Let $(\Omega,\mathscr{F},\mu)$ be a probability space and $\mathscr{G}\subseteq \mathscr{F}$ a $\sigma$-algebra. I have seen it referred to many times that $\mathscr{G}$ is the "information" which is available to us. I think I kinda understand it, but I am not satisfied in my own understanding of it.

Let us say that $A$ is an event and $\mathscr{G} = \{\emptyset, A,A^c,\Omega\}$. Let $\omega$ be a sample point of the experiment. We do not know which of the events in $\mathscr{G}$ contain $\omega$. Now $\Omega$ certaintly contains $\omega$, but we already knew that, so we do not gain any insight. However, either $A$ or $A^c$ will contain $\omega$. If we somehow knew that $A$ contains $\omega$, then that gives us additional insight.

1) Does anyone have a better way of thinking of $\mathscr{G}$ as our "information"?

2) If $\mathscr{G}'\supseteq \mathscr{G}$, then how do we think of $\mathscr{G}'$ as having "more information"? Obviously, it is a larger $\sigma$-algebra, and it has more events, but ignoring set theory, what should one's intuition be for $\mathscr{G}'$?

Follow up question.

3) Let $\xi:\Omega\to\mathbb{R}$ be a $\mathscr{G}$-measurable. I have seen people refer to $\xi$ as "a random variable whose information is known from $\mathscr{G}$", or something along those lines. What is the motivation for this?

  • $\begingroup$ I don't really understand your first sentence. What is G, just any old sub-$\sigma$-algebra of F? I see that F is the $\sigma$-algebra needed to define the probability space, but what's G doing here? $\endgroup$ Aug 21, 2016 at 6:00
  • $\begingroup$ @Kodiologist When you condition on a $\sigma$-algebra G, G is often referred to as "information that you know". $\endgroup$ Aug 21, 2016 at 6:05
  • $\begingroup$ Huh? But you can't condition on G. It's not an event. $\endgroup$ Aug 21, 2016 at 6:08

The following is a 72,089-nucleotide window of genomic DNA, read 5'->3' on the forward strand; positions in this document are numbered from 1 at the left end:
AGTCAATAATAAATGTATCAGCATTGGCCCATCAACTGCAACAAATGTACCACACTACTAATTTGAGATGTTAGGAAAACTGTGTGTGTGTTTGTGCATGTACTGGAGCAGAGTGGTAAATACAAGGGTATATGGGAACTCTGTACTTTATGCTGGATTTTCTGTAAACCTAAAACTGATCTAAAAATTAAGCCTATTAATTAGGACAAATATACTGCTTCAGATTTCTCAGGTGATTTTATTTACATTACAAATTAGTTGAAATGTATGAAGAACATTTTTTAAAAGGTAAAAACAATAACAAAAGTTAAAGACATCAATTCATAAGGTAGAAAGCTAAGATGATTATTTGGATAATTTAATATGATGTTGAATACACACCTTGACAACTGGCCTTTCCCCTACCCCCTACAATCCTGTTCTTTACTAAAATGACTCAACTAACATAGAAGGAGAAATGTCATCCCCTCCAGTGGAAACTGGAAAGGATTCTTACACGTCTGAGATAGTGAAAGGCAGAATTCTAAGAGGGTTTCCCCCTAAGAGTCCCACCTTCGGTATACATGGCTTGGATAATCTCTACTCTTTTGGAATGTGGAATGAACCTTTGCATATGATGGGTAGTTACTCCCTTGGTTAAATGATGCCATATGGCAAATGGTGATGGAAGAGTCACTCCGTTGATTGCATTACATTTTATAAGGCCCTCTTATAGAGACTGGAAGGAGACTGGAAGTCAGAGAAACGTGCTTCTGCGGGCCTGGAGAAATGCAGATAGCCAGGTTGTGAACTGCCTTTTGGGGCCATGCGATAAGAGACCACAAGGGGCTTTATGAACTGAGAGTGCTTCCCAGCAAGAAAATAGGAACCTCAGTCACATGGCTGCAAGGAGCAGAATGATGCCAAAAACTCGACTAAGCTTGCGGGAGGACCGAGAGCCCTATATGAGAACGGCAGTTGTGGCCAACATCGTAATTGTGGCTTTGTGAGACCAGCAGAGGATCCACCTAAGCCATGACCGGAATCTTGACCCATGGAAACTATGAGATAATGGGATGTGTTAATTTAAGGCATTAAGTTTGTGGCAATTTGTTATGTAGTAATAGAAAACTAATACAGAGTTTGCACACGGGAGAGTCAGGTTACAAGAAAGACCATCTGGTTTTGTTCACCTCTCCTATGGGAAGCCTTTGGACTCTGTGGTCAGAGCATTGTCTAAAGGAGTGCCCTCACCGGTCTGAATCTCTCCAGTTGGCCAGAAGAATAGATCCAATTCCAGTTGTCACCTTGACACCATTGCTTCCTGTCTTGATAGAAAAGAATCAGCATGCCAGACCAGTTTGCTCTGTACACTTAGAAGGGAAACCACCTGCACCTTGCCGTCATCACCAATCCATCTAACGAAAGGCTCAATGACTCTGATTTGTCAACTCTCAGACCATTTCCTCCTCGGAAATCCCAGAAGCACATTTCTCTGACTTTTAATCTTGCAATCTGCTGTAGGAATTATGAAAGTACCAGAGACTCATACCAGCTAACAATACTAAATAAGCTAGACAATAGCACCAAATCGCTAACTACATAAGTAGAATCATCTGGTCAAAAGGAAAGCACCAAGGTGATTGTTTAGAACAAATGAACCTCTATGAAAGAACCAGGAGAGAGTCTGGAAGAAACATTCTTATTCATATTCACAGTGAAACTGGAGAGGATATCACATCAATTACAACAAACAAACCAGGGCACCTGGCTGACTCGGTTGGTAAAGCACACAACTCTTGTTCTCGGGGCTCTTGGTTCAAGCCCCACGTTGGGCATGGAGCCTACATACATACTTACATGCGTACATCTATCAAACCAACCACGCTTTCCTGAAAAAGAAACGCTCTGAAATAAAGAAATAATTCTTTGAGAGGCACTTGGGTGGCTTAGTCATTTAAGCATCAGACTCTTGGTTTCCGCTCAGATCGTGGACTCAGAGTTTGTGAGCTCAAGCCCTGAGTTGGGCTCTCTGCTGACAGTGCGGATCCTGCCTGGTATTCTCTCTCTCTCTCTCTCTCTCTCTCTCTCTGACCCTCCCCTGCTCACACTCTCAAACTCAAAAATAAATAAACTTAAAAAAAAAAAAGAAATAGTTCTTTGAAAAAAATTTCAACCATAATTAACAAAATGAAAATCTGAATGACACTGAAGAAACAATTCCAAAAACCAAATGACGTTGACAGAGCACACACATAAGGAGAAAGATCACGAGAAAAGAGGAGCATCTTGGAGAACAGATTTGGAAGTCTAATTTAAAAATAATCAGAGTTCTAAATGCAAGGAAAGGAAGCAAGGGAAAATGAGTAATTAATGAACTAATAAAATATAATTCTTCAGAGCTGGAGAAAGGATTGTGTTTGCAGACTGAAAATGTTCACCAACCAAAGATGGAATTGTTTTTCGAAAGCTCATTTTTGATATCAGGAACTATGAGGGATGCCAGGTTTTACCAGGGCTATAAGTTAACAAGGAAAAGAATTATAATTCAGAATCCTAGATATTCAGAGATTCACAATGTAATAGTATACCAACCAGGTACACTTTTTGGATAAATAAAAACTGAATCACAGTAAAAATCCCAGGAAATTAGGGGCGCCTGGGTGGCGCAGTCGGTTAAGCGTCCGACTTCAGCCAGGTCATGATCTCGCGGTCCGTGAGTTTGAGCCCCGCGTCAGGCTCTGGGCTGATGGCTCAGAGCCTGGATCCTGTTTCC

• 2
    $\begingroup$ @Kodiologist see, e.g., en.wikipedia.org/wiki/… ("see" meaning "see that stuff conditional on sigma-algebras is indeed talked about", not "read and learn" for which the Wikipedia article is probably not the best place). $\endgroup$ Aug 21, 2016 at 6:48
  • $\begingroup$ @Kodiologist You should delete your comments. They are not about the nature of my question, but your question about conditioning on $\sigma$-algebras. Which is a separate question in itself. $\endgroup$ Aug 21, 2016 at 7:33

1 Answer 1


$\mathscr{G}$ is our information in the sense that for all $A \in \mathscr{G}$, we know whether $\omega \in A$.

Let us use the Tickets in a box metaphor, extended to handle $\sigma$-algebras so that the ticket mentions for all $A\in \mathscr{F}$ whether the outcome represented by the ticket belongs to $A$. Now, say that someone else picks the ticket and we don't see it. For any $A \in \mathscr{G}$ we may ask whether the ticket says that the outcome is in $A$ and the person holding the ticket tells us. However, if we ask about some $A \in \mathscr{F} \setminus \mathscr{G}$, we hear "Sorry, you don't know that".

Larger $\sigma$-algebra is more information

This also explains why moving to $\mathscr{G}' \supset \mathscr{G}$ means gaining new information -- now we still get answers to $[X \in A?]$-questions about any$A \in \mathscr{G}$ and additionally to some new questions -- those where $A \in \mathscr{G'} \setminus \mathscr{G}$.

Random variables

So, the tickets also contains the values of random variables. If the random variable $X$ is $\mathscr{G}$-measurable, we get answers to all our questions about its value, such as $[$is $X$ equal to $3]$, since by $\mathscr{G}$-measurability of $X$, $\{\omega \mid X(\omega)=3\}\in\mathscr{G}$. Or, to handle the delicacies of the uncountable case, we may also ask $[$Is $X$ in the set $B]$? (Since for any particular value we think about, the probability of hearing "yes" may be $0$ and that would be boring). So, in this sense we have all information about the realization of the random variable, if our information is $\mathscr{G}$ and the RV is $\mathscr{G}$-measurable.

Caveat: the definition of measurability of random variables restricts the sets $B$ we may ask about. $[$Is $X(\omega) \in B]$ is answered if $B$ is a measurable set in the value space of the random variable (usually Borel $\sigma$-algebra is assumed with $\mathbf{R}$ without mentioning). So, in the uncountable (nondiscrete $X$) case, don't ask whether $X$ is in the Vitali set or the oracle holding the ticket shall be mad.


I did not cite any reference in the answer but I consulted

  • J. Jacod and P.E. Protter. Probability essentials (2nd edition), Springer, 2004

about the definition of measurability of random variables. (And have learned these things from the same book previously, if I recall correctly).


Your Answer

By clicking “Post Your Answer”, you agree to our terms of service and acknowledge that you have read and understand our privacy policy and code of conduct.

Not the answer you're looking for? Browse other questions tagged or ask your own question.